Murder at Guantanamo? The Mysterious, Unsolved Death of Mohammad Saleh al Hanashi
Continued from previous page
The Qala-i-Janghi uprising came only days before a mass prisoner exchange took place with CIA-supported warlord Dostum, which, as New York Times writer James Risen noted recently, resulted in the killing of perhaps as many 2,000 Taliban fighters, who had surrendered at Kunduz. Serious questions have been raised about U.S. involvement or knowledge of the mass killings. Physicians for Human Rights has initiated a campaign to expose the truth about the massacre, having documented the existence of mass graves at Dasht-e-Leili, as well as tampering with the grave sites. According to a U.S. State Department account, witnesses to the killings have been murdered.
General Dostum is a supporter of the Karzai government, and was back in Kabul earlier this month to claim a post in the government's cabinet. According to a McClatchy report, he had to return to Turkey (where he resides periodically in exile) when the U.S. complained about his presence to the Karzai government. The U.S. has been trying to convince both domestic and international critics of its Afghanistan policy that the Afghanistan government can clean up its act, even though President Karzai's claim to legitimacy rests on a phony election that saw over one million fake ballots (about one-quarter of the total votes case, according to a New York Times story). The other major candidate recently pulled out of a run-off election, claiming it couldn't be fairly run.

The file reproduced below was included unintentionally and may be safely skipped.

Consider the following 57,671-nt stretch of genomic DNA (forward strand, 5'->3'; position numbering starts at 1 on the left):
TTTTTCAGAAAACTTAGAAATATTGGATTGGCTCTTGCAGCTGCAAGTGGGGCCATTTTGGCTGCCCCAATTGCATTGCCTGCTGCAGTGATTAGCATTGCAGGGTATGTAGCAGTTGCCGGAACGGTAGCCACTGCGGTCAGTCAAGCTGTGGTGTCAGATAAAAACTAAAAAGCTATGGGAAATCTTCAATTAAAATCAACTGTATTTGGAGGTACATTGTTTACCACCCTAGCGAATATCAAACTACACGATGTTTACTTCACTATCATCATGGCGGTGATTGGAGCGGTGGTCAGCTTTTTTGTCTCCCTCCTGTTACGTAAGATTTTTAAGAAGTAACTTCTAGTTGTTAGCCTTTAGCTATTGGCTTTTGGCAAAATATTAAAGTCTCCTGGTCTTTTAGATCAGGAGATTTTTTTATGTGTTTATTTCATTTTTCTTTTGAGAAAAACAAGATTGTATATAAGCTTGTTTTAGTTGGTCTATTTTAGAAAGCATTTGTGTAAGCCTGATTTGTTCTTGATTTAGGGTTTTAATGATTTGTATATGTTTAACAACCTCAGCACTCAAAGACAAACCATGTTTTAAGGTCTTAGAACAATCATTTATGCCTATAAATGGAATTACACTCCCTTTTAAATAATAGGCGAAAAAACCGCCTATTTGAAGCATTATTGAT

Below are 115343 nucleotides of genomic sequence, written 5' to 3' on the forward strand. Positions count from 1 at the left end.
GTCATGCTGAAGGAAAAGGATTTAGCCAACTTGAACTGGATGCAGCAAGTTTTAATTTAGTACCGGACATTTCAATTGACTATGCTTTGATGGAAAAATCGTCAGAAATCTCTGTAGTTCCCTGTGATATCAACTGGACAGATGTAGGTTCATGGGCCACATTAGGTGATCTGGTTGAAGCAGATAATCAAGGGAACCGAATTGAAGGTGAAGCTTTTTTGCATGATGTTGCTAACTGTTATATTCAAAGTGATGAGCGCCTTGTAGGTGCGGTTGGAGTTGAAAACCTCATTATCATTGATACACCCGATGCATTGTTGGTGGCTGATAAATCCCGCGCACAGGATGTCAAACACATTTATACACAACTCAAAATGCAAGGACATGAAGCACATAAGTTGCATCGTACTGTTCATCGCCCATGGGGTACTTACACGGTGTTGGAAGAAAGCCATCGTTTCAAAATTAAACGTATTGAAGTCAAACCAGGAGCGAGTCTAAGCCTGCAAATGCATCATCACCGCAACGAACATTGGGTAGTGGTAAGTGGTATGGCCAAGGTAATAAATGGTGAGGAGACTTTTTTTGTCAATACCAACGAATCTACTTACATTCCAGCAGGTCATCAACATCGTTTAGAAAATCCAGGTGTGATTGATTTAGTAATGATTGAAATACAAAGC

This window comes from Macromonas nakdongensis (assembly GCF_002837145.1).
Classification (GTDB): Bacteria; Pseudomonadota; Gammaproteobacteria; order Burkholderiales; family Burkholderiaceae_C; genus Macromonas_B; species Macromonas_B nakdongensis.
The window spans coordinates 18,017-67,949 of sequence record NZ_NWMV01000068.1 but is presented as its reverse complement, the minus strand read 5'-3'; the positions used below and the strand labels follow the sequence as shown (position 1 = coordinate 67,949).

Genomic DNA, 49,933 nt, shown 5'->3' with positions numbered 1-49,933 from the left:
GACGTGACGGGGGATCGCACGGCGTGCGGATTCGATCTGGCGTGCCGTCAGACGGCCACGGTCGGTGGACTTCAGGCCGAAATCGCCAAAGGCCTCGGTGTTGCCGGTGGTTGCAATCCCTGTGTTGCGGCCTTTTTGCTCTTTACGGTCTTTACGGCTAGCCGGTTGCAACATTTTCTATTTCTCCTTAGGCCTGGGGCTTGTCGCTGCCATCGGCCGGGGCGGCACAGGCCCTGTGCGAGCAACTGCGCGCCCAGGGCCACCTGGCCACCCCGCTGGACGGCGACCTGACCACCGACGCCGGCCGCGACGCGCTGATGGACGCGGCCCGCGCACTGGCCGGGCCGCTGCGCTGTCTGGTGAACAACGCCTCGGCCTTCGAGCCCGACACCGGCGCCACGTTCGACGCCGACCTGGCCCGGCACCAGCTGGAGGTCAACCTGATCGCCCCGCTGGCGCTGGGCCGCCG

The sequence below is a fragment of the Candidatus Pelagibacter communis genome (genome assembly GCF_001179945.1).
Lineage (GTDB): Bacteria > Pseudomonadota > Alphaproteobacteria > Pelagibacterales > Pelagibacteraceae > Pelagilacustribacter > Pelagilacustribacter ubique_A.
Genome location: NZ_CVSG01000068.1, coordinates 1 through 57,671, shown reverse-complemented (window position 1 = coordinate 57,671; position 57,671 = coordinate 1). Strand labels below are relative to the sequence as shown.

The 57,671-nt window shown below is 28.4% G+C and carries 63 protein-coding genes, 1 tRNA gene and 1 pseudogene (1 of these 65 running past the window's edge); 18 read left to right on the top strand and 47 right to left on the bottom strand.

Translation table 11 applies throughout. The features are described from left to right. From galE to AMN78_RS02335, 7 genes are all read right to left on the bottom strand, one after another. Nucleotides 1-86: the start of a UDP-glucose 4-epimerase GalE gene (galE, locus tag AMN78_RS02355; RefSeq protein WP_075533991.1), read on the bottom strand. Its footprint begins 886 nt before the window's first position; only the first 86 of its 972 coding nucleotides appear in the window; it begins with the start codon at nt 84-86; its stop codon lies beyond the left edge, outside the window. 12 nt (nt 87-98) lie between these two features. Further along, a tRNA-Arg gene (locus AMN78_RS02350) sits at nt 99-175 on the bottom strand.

Al Hanashi's Combatant Status Review Tribunal (CSRT) record documents the fact of his November 2001 surrender, his imprisonment and wounding at Qala-i-Janghi, and the fact he was shipped off to Shabraghan Prison, where he spent the next four weeks or so recuperating in the prison hospital. Also in the hospital were survivors of the Northern Alliance transfer from Kunduz, victims of a war crime as thousands were "stuffed into closed metal shipping containers and given no food or water; many suffocated while being trucked to the prison. Other prisoners were killed when guards shot into the containers" ( New York Times story). Some of the survivors ended up in Shabraghan Prison, the wounded in its meager hospital facilities.
Did al Hanashi talk with survivors of the Dostum mass killings? Did he hear tales of U.S. Special Operations soldiers or officers involved? Was he killed to keep his silence? We don't know, but there are plenty of other reasons that U.S. authorities may have wanted al Hanashi silenced.
Former Guantanamo inmate, Binyam Mohamed, who knew al Hanashi, believes the 31-year-old Yemeni force-fed hunger striker didn't commit suicide. He told Naomi Wolf recently that reports that al Hanashi was "an upbeat person with no mental problems and would never have considered suicide." As Wolf noted in an article last September:
As their designated representative, al-Hanashi knew which prisoners had claimed to have been tortured or abused, and by whom.
Hence, another theory of possible homicide would be that al Hanashi knew too much about U.S. torture and abuse. A person with some knowledge of the situation at Guantanamo has told me that it's possible that al Hanashi was removed, or allowed to die, simply because he had been too independent, too rebellious and a potential leader inside the prison. Naomi Wolf explained in an article last September how a hunger striker might die from force-feeding.
It is worth considering how easy it would be to do away with a troublesome prisoner being force-fed by merely adjusting the calorie level. If it is too low, the prisoner will starve, but too high a level can also kill, since deliberate, liquid, overfeeding by tube, to which Guantanamo prisoners have reported being subjected, causes vomiting, diarrhea and deadly dehydration that can stop one's heart.